And here we are, left to sit at the Passover Seder without him, always knowing that there will be an empty chair at our table....oh, God-willing we will be having many conversations around the table with David and Yael and Solomon and their future partners, our grandchildren playing in the background....but we will always feel the presence of the forever-eight-year-old Sam, never knowing what he would have thought of whatever new and crazy things we're discussing. He's frozen for always in that one moment in time while the rest of us, despite my deepest heartfelt wishes, continue to make new memories and create new experiences....without him.

So I look in the mirror....and I wonder who is looking back at me....
November, 2006
May, 2011
January, 2010
SederSelfie - this year...
One year ago of my favorite posts and videos....

Sunday, April 13, 2014

All By Himself

My mind feels so foggy. I search it for memories, for stories, for reminders and glimpses of Sammy and the life we had.

Every so often I get a flash of inspired memory.

When I walked into the Soref Center at camp, I had a sudden reminder of a trip that Sammy and I took together. I think he was 3 or 4 years old, and I took him to camp for one night (it must have been a NFTY event). Just the two of us. It was so rare that he ever went anywhere without Yael, he was relatively mystified. I remember how excited he was to go to camp, and how much he chatted in the car for the whole two-hour drive.

But here's why this particular building held the memory for me:

Sam and I walked into our room, the first (and probably only) time he'd ever stayed in that building. There were two beds in the room, and he pointed to one: "That's mine," he said. Then he pointed to the other bed: "That's for David. And we'll put Yael's pack-and-play over there."

I giggled. "No," I remember saying to him. "Remember? It's just you and me. David and Yael are home with Daddy. That bed is yours and this bed is mine."

I recall his bewildered expression and I also recall that it only took a few minutes for him to quickly get used to the idea of being without his siblings for the night. Sam was almost never "by himself" without Yael or David and later Solly. For the most part, he liked it that way.

In the hospital, the nurses and care partners would say the same thing each time they exited Sam's room: "Can I get you anything?"

Sam would often answer, "Yes. My family."

Tonight I spent 20 minutes in the car with Solly and Yael. For most of the drive, we talked about Sammy. Solly said things like, "he's almost better. When he's better he will come home and we will jump on David to wake him up together." We talked about how much we all miss him.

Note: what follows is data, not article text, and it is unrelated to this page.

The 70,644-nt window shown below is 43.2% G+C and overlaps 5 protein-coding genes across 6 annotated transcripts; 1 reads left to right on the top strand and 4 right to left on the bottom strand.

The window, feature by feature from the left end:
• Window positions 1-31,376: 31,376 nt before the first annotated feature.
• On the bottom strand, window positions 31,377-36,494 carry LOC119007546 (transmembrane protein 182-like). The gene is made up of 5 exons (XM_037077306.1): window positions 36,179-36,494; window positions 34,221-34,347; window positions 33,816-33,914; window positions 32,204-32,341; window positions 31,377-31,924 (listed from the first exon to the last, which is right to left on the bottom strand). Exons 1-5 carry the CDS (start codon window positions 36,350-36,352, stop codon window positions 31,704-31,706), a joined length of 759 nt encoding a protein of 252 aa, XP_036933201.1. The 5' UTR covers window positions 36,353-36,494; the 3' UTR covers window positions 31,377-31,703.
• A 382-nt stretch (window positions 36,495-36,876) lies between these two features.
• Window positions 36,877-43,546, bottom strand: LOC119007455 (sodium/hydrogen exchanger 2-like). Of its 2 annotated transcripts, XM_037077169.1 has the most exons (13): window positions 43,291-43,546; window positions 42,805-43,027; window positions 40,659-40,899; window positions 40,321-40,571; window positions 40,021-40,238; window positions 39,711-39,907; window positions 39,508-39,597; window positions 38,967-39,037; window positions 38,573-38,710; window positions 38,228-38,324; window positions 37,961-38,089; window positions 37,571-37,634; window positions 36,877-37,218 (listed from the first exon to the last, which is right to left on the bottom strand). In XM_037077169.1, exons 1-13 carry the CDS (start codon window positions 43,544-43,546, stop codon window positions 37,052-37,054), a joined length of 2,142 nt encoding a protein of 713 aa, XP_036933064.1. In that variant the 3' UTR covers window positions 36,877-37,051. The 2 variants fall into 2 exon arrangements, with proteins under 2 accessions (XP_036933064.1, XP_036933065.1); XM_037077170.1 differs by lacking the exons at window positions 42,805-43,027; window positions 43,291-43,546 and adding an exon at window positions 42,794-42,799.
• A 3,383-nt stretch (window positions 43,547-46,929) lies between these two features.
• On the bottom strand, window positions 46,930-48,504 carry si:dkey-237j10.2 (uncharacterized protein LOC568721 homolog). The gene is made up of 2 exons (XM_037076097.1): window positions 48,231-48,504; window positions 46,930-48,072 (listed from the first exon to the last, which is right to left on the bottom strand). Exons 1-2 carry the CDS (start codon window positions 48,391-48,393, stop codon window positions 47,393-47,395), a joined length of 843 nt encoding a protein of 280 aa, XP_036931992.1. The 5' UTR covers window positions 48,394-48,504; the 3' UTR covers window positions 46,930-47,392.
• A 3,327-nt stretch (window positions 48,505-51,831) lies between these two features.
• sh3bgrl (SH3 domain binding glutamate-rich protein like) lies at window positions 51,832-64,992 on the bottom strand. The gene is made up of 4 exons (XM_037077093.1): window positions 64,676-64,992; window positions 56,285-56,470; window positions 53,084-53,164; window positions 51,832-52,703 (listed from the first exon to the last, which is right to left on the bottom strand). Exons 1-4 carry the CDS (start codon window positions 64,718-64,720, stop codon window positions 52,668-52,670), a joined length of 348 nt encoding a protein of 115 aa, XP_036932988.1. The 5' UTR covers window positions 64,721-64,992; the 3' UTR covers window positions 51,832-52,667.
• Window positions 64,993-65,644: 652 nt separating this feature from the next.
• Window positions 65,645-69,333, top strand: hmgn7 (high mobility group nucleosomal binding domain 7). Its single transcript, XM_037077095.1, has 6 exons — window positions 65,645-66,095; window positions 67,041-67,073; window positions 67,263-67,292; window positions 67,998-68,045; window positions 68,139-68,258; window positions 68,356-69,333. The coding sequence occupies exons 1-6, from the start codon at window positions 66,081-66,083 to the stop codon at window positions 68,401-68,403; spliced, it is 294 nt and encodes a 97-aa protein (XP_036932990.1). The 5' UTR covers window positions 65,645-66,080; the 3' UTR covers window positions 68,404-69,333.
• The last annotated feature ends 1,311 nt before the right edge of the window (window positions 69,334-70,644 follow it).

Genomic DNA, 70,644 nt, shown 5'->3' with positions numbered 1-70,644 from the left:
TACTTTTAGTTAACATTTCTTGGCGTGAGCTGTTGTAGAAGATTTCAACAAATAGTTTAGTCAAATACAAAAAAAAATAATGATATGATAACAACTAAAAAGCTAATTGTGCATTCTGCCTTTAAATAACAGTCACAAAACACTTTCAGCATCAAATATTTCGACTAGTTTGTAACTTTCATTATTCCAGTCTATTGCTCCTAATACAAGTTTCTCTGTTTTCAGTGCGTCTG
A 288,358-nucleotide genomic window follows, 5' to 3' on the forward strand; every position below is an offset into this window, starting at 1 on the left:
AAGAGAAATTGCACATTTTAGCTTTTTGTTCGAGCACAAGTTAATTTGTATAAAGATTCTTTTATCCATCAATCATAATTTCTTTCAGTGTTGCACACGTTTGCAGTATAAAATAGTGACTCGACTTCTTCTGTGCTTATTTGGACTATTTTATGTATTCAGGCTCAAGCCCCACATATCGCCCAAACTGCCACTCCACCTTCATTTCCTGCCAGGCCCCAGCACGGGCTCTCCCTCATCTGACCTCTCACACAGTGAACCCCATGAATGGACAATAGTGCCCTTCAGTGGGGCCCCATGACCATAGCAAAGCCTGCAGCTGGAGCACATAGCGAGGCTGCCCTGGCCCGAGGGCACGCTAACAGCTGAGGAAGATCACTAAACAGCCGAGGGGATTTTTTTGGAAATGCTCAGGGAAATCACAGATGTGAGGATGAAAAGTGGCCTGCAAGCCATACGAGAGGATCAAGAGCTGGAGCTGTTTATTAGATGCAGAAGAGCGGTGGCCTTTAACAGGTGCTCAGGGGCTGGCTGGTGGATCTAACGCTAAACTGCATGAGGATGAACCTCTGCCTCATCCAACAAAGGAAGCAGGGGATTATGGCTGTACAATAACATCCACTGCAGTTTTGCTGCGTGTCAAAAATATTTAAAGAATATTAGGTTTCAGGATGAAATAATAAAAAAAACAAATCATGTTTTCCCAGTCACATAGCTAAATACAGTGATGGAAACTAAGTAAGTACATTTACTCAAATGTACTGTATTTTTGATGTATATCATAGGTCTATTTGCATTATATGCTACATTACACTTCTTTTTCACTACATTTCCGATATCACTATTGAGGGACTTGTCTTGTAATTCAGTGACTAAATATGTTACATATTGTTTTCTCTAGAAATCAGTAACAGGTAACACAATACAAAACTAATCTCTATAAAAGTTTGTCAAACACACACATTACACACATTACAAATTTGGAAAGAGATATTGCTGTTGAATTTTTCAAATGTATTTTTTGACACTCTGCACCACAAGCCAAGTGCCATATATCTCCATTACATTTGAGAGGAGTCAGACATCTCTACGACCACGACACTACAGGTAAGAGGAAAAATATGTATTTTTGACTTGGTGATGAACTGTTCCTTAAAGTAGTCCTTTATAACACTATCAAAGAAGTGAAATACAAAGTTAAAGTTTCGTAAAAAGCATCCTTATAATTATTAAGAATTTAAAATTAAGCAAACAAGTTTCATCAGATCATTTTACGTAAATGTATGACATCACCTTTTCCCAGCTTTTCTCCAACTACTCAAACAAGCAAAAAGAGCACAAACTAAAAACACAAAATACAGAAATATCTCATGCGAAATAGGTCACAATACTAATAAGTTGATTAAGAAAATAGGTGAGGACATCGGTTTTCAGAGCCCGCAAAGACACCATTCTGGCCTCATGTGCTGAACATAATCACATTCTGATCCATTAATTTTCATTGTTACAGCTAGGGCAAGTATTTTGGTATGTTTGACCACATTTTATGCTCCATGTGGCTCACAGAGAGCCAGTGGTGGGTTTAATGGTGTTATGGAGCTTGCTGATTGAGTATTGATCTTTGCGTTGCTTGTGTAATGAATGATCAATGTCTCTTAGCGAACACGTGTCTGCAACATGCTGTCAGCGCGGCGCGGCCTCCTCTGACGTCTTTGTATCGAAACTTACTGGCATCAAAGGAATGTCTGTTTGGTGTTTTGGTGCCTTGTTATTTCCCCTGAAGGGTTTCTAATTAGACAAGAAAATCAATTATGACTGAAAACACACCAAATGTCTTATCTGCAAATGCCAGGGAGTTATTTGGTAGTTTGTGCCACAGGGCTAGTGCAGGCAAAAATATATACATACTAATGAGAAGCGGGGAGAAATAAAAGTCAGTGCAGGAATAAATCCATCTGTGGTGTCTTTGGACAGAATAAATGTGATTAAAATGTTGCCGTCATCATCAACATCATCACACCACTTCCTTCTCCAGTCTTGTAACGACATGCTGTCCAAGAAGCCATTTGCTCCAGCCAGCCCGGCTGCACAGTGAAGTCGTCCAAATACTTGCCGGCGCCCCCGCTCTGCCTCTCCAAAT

I wiped my tears. I wanted to change the subject, but I also wanted to continue talking about him, feeling him in our midst.

Then Solly asked for "light-up-dragon earrings" when he "gets bigger."

Spell broken.
I'm sure Sammy would have appreciated Solly's transition too.

from June 2007 - Sammy with Yael
All by himself in the backseat headed up to the hospital for a checkup

One year ago today...April 13, 2013

Friday, April 11, 2014

The Littlest Bumps

The littlest things trigger memories. Today I walked a friend's daughter into afternoon kindergarten at Oak Terrace. We walked in, she stepped in line to walk down to her class, and as I was ready to leave her, I reached out and gave her a fist bump goodbye. And my breath caught as tears welled up when the image of five-year-old Sam in his blue winter coat flashed in my head as our knuckles touched.

Almost every day when I would drop Sammy off I would say goodbye with a fist bump. He rarely would want a hug from me in front of his friends. It was an easier, casual goodbye. It has been three years since I dropped off five-year-old Sam at afternoon kindergarten. It has only been four months since I kissed Sam's forehead and said my goodbyes. Everyday I see his pictures and remind him that I love him. I am not sure if I am saying it for him or for me, but I say it in my head.

This isn't the first time I've walked into school. For weeks after we returned from Milwaukee, after Sam's bone marrow transplant, Yael requested that I walk her in to school. The return transition was hardest on her. No, this was by far not my first time back at school, it was just the first time I had truly reenacted something I used to do all the time with Sammy at school. It felt familiar, it felt normal and the images reminded me why it was so familiar followed by the hints of tears of longing, sadness, and loss of a child lost way too soon.

I do my best to remember the good times and not castigate myself for the difficult times when Sammy and I were reduced to screaming at each other, both of us irrational, me more so than him since clearly he was just a three-year or four-year-old at those times and I was an adult worn all the way down. I look back at the intelligent, funny, playful young man he became as a five-, six- and seven-year-old. I look at how mature he seemed as he came to terms with his illness from six-and-a-half to eight years old. He just lived with it the best ways he knew how. I do my best never to ponder all that potential extinguished forever. I look back with gratitude at all the moments we did have, all the times filled with laughter, happiness and celebration.